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“Police crackdowns to cut the supply of illegal drugs by removing dealers and criminal overlords actually lead to rises in drug-related violence, gun crime and murder, according to an international study. A review of 20 years of research into drug enforcement has found that attempts to snuff out the trade in illegal substances have the opposite effect to that intended,

by creating a power vacuum when drugs barons are imprisoned which is rapidly filled by competitors eager to fight each other for the newly-vacated territory.” 

______________________________

“The [current Pesquera’s] anti-crime plan

is an initiative that adds to the total daily effort made by the Police Bureau to enforce the law and order, as reported. It consists of the

Intensification of preventive surveillance and the specific development of criminal investigation to remove the leaders and components of criminal organizations from circulation. 

The priority areas are those that in some way have a higher incidence of crime and gradually extend the application of the strategies successfully implemented to the other areas to cover the entire Island.” 

Satisfied Pesquera with the work of the Police 

________________________________

M.N.: This is exactly, and paradoxically, as described above,  leads to the exacerbation of violence. Speaking generally with regard to the anti-drug operations, the attitude “Let them (the drug dealers) kill each other”, if it exists, might be in fact counterproductive, in addition to being morally, ethically, and legally unacceptable.

Links 

Drug lords Puerto Rico – GS

The heightened risk that Puerto Rico will become a new base for …

thehill.com/…/358779-the-heightened-risk-that-puerto-rico-will-become-a-new-base-f…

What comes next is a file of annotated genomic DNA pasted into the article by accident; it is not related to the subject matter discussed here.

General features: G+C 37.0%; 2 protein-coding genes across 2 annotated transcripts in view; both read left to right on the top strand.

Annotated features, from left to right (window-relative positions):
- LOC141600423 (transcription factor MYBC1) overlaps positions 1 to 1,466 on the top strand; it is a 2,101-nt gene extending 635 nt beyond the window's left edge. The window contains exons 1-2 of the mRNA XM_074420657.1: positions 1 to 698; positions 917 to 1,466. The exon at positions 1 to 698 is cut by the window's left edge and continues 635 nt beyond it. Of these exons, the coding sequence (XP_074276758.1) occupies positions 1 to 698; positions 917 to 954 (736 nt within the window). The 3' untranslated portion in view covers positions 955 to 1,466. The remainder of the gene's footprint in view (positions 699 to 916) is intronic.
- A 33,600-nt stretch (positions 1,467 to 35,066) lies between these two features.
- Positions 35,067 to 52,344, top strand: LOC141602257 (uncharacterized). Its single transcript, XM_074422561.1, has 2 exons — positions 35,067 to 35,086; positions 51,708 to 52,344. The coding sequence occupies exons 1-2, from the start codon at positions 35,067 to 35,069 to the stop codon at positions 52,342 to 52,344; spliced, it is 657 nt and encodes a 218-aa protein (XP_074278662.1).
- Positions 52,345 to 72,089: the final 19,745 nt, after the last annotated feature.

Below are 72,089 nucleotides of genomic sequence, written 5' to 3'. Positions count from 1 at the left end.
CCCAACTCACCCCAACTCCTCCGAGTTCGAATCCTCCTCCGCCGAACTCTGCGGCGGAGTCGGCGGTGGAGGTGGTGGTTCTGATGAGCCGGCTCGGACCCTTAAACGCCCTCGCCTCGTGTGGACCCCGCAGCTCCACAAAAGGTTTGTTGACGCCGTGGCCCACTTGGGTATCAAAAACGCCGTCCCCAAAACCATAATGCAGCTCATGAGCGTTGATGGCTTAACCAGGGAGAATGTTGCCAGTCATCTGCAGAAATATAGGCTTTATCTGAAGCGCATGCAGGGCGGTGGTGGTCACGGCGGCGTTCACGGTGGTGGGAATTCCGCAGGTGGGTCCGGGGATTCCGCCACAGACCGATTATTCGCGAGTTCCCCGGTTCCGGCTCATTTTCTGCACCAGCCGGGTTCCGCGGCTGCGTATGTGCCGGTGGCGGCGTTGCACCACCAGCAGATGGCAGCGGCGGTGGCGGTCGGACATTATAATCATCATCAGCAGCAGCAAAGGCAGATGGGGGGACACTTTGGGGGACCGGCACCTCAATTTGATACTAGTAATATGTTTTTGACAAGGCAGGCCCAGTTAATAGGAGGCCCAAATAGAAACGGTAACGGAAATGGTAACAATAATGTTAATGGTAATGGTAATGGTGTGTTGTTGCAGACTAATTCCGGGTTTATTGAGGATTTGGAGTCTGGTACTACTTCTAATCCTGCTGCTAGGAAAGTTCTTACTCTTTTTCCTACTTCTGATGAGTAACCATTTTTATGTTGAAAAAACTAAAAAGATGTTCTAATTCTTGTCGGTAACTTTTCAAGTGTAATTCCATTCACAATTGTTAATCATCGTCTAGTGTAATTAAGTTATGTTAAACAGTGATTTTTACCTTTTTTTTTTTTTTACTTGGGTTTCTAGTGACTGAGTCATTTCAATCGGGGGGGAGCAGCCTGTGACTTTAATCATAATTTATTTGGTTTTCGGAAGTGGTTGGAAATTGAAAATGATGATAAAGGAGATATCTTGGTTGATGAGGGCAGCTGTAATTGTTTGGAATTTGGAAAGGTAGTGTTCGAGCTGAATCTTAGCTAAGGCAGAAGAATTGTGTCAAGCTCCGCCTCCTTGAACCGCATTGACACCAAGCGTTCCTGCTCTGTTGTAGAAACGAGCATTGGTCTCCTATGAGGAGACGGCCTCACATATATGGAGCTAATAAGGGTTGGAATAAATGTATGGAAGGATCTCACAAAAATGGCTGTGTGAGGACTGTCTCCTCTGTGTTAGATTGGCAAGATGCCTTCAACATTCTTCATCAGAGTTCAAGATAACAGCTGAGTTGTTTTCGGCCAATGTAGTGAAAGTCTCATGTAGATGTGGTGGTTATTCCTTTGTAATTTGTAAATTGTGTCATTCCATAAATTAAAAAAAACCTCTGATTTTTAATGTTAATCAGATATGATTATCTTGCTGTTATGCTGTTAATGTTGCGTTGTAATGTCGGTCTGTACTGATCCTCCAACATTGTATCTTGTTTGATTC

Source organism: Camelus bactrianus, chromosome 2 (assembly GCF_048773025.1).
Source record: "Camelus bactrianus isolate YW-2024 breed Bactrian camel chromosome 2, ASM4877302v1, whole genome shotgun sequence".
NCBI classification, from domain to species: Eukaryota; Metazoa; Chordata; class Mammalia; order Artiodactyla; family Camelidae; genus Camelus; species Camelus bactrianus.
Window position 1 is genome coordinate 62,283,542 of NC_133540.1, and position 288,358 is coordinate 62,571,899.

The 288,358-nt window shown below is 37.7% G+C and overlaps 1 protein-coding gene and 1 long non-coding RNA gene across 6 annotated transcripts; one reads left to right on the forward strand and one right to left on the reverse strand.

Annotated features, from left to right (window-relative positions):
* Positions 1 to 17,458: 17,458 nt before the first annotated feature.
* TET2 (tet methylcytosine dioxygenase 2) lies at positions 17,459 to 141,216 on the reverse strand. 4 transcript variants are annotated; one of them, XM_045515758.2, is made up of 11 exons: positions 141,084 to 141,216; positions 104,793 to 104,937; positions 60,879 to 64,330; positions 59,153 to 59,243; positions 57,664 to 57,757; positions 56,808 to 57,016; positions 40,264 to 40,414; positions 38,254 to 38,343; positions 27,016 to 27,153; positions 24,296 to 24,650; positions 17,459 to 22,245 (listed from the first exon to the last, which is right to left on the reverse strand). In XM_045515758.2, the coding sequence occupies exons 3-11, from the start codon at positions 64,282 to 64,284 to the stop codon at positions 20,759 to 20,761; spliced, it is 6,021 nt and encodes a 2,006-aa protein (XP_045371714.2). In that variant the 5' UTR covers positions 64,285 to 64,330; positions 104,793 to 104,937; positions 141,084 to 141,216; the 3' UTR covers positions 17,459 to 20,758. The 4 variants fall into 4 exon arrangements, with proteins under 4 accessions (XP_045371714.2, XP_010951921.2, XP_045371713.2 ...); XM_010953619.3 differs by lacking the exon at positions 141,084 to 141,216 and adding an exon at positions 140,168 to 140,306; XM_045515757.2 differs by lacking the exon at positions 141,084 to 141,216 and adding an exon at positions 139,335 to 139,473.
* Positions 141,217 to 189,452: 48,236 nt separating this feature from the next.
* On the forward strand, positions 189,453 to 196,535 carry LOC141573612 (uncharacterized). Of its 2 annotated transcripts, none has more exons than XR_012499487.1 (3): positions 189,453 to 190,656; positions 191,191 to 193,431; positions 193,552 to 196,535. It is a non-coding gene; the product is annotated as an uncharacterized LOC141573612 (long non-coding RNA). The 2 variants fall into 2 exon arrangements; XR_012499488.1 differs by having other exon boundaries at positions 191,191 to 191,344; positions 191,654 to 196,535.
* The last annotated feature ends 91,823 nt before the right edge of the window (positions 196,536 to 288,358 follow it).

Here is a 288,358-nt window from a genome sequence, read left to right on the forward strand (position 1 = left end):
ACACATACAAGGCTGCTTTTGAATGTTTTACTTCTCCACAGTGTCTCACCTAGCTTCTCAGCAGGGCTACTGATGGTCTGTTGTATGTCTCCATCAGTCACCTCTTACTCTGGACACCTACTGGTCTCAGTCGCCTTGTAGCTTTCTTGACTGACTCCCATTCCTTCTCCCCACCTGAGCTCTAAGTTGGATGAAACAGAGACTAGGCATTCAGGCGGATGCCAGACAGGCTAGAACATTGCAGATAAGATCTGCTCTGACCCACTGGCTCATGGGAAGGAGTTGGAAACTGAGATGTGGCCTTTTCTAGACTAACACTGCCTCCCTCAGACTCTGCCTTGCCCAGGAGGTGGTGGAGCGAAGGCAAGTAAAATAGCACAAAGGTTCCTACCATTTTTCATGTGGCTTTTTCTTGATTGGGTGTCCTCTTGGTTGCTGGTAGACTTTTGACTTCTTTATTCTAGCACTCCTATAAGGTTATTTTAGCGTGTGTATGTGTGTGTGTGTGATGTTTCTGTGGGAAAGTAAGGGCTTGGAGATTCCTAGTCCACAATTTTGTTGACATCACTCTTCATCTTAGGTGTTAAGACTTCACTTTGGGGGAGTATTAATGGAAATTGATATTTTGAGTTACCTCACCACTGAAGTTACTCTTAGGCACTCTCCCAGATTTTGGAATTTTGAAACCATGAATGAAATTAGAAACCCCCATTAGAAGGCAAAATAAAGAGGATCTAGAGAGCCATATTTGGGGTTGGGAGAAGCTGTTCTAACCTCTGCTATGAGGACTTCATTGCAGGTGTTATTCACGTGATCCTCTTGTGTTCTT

Nov 4, 2017 – They can build or bolster a relationship with the existing Puerto Rican traffickers, and cement it with their own “reconstruction assistance.” Ships and aircraft that deliver reconstruction material to the island can return large drug shipments to the mainland. Corrupt airport employees have been useful since …

Illegal drugs in Puerto Rico – Wikipedia

https://en.wikipedia.org/wiki/Illegal_drugs_in_Puerto_Rico

In the 1970s the increase in drug use, particularly among those under the age of 25, became a major concern in Puerto Rican society. A number of drug cartels have used Puerto Rico as a transfer point while trafficking cocaine to the mainland United States.

Total violent crime‎: ‎239.9
Homicide‎: ‎26.2(2011)
Total property crime‎: ‎1,498.5
Aggravated assault‎: ‎78.8

What Is Puerto Rico’s Role in the Drug Trade? – Newsweek

www.newsweek.com/what-puerto-ricos-role-drug-trade-362372

Aug 15, 2015 – Sent as express mail through the U.S. Postal Service, the contraband was cached in five “gift-wrapped boxes and packed alongside children’s toys,” the officials said this week. Each box contained a kilo of coke. This wasn’t the first time traffickers sending drugs between Puerto Rico and New York City have …

Under Pressure from the Drug Cartels, Puerto Rico is Collapsing

https://canadafreepress.com/…/under-pressure-from-the-drug-cartels-puerto-rico-is-col…

Apr 24, 2014 – In July 2010, an investigation by the US-DEA and the Puerto Rico Police Department resulted in a federal grand jury indictment for 158 people on heroin, crack, cocaine, and marijuana drugtrafficking charges, as well as firearms related offences. It was the largest ever federal law enforcement operation in …

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PR – 3.4..18

PR – 3.3.18

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SUCCESS – Google Search
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Crearán expertos en fraude y corrupción | El Nuevo Día

PR – 3.2.18

Rodríguez confirma que Pesquera le mencionó sacar agentes en destaque | El Nuevo Día
Ofrecen actualización sobre las averías en las líneas 50900 y 50200 | El Nuevo Día
La fiscalía retira uno de los múltiples cargos por pederastia contra Pell – YouTube
A blackout hits Puerto Rico’s capital and surrounding areas after two power plants shut down
Ocupan drogas y armas en intervenciones en Guaynabo y Toa Alta

PR – 3.1.18

12:55 PM 3/1/2018 – Se reporta un nuevo apagón en partes de Puerto Rico – Primera Hora | The Puerto Rico News & Times
Active Anti-crime Plan with 209 arrests of criminal leaders | News Forum
Pide al gobernador que “reconsidere el desempeño” de Pesquera | Ley y orden | elvocero.com
Proyectan conectar el 91% en marzo | Gobierno | elvocero.com